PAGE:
Some stories you may have missed this month

 Hervé Gastinel, Group CEO, Groupe Beneteau says innovation is key to growth. Photo: METSTRADE 2018

Hervé Gastinel, Group CEO, Groupe Beneteau says innovation is key to growth. Photo: METSTRADE 2018

METSTRADE 2018

At METSTRADE 2018, Hervé Gastinel CEO of Groupe Beneteau held a keynote. As CEO of one of the worlds biggest boatbuilders, he is worth listening to.

Hervé Gastinel emphasis was on the critical importance of innovation in product development, customer service and manufacturing transformation. In short, the 3 areas of focus is innovation in product development: connectivity, easy boating and sustainable boating.

 Lifetime Achievement Award to Groupe Beneteau’s Annette Roux. Photo: METSTRADE 2018

Lifetime Achievement Award to Groupe Beneteau’s Annette Roux. Photo: METSTRADE 2018

Groupe Beneteau’s innovation road map includes improved connectivity, with all systems accessible through a common user interface and easier boating using autonomous technologies like collision avoidance, self-docking and predicted maintenance. The company’s approach to the environment will include parallel-hybrid solutions with a longer-term focus on fuel cells.

Far from fearing digital transformation, Gastinel says the whole marine industry should embrace it as a way of reaching young and newer boat buyers and users. Groupe Beneteau is also working on a range of solutions to improve customer experience and make boating accessible, from leasing, club and fractional ownership models, to its new Band of Boats full service portal.

Anette Roux, often called “The First Lady of Yachting” was honoured for five decades of standout leadership and service to Groupe Beneteau and to the wider marine industry and was awarded the Lifetime Achievement Award.

Anette Bénéteau-Roux is still very much involved in the company her grandfather founded. She took over the helm of the company at only 22 and has navigated the group with great care and skill ever since.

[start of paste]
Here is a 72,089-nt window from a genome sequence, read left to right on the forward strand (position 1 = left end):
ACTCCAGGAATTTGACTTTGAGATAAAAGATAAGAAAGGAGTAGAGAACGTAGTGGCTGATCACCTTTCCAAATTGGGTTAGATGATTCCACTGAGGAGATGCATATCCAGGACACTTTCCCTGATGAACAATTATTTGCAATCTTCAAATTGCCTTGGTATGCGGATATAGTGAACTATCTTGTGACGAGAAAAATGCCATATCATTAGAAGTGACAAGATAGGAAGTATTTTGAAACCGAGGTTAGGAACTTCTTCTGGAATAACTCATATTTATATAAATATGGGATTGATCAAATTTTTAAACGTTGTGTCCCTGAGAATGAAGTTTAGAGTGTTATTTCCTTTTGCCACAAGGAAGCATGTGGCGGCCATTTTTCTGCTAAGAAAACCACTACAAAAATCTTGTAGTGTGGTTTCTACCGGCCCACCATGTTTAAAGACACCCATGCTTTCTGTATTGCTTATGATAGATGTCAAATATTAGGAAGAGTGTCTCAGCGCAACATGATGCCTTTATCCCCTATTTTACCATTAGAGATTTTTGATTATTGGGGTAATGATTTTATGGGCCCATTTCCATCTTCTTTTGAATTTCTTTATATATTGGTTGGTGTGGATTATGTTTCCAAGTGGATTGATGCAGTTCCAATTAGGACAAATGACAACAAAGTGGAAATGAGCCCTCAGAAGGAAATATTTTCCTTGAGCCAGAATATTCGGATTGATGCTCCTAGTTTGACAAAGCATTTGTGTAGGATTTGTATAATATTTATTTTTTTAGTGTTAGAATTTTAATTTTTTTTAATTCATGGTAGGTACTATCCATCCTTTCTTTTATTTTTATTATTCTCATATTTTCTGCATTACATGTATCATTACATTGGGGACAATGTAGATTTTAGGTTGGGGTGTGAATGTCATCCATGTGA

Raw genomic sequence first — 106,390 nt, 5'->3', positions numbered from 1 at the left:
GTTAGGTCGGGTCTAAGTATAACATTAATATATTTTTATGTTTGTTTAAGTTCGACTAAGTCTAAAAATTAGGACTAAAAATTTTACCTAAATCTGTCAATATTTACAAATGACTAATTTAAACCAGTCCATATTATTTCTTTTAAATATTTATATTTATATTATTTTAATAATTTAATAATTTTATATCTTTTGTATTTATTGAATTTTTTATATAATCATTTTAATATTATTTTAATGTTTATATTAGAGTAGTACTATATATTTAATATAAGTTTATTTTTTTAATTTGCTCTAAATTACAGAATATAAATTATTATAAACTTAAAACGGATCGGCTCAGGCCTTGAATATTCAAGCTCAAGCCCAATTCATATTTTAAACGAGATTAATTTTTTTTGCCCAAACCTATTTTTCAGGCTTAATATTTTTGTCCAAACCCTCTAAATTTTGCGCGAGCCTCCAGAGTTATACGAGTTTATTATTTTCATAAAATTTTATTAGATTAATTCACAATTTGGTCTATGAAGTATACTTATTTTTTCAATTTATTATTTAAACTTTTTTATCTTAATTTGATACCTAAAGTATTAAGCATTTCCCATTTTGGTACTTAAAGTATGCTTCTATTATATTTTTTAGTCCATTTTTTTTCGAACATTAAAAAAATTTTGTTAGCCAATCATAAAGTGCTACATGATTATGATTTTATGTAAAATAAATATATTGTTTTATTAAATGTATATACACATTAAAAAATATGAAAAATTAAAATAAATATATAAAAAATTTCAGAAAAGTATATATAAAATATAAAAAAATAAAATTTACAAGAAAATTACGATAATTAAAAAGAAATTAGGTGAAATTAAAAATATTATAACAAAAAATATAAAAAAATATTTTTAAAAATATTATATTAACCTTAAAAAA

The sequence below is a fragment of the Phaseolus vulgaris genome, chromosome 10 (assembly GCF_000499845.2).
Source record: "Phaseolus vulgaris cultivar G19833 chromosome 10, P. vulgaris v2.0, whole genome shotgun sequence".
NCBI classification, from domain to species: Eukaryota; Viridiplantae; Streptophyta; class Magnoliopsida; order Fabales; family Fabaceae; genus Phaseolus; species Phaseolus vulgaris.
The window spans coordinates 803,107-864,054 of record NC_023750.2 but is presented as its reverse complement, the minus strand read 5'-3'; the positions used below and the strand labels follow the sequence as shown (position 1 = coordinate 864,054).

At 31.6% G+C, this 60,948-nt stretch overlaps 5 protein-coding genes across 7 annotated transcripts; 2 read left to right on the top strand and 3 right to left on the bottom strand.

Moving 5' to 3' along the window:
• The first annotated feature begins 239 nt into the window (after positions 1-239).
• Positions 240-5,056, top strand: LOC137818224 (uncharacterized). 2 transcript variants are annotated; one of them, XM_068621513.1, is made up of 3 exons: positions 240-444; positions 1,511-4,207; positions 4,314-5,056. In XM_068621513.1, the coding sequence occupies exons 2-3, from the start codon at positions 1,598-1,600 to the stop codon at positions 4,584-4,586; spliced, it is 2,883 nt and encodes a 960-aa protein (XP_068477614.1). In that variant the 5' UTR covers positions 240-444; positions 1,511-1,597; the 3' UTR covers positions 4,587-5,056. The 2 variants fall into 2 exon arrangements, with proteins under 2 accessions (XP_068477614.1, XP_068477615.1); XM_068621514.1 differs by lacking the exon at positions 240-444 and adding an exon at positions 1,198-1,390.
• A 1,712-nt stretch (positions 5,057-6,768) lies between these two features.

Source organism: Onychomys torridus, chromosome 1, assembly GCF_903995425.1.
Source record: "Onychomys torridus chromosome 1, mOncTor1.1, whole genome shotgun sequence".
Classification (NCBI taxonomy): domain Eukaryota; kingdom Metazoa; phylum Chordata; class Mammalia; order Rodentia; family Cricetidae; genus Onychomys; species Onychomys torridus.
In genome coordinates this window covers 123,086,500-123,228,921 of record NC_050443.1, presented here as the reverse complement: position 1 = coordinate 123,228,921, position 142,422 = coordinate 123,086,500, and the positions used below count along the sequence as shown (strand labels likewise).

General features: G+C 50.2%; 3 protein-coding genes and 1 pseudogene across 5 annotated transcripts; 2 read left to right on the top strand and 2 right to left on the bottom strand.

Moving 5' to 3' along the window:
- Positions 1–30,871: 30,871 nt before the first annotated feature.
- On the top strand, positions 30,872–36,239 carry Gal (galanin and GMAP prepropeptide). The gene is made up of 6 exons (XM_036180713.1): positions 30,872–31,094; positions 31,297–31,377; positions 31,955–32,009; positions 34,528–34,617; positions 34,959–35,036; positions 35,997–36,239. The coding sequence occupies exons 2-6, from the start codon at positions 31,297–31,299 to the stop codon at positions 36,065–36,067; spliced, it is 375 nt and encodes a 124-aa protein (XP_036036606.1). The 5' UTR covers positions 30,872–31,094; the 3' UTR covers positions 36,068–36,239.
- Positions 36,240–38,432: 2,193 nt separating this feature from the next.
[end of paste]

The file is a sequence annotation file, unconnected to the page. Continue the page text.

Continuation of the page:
The drama and perseverance of the GGR 2018

The Golden Globe Race has seen its share of drama and personal tales of bravery and unparalleled seamanship. Hope everyone tunes in to the website or have them in their social media feed. The tracker is on 24/7 and Race Admiral Don McIntyre and Barry Pickthall keeps the press with a steady flow of relevant info.

Don McIntyre, GGR 2018 Founder with an update about the race on the 14th of November.

The incredible sleep walk of Alex Thomson

"I expected to arrive in Guadeloupe today, not hit it," Thomson said at the finish. Famous for keel walks and mast walks as part of the marketing campaigns of his sponsor Hugo Boss can now add sleep walking to his badge it seems.

He had just sailed his 60 ft IMOCA class racing yacht named Hugo Boss aground during a nap and after using the engine to free himself from the rocks, the race committee issued a 24 hour penalty leaving him with a disappointing third place. However, the well spirited 44 year old British yachtsman took the whole incident in good manner. This years Route du Rhum was ultimately won by French yachtsman Paul Meilhat. A race that saw its 40th run this year.

Volvo Ocean Race investigates tragic accident in Hong Kong

The collision occurred between Vestas 11th Hour Racing and a non-racing vessel on 20 January 2018. Around 30 miles from the Leg 4 finish line in Hong Kong. 

Tragically, one fisherman lost his life in the incident. He had been recovered from the water and taken on board Vestas 11th Hour Racing and was transferred by helicopter to a hospital in Hong Kong where medical staff were unable to revive him.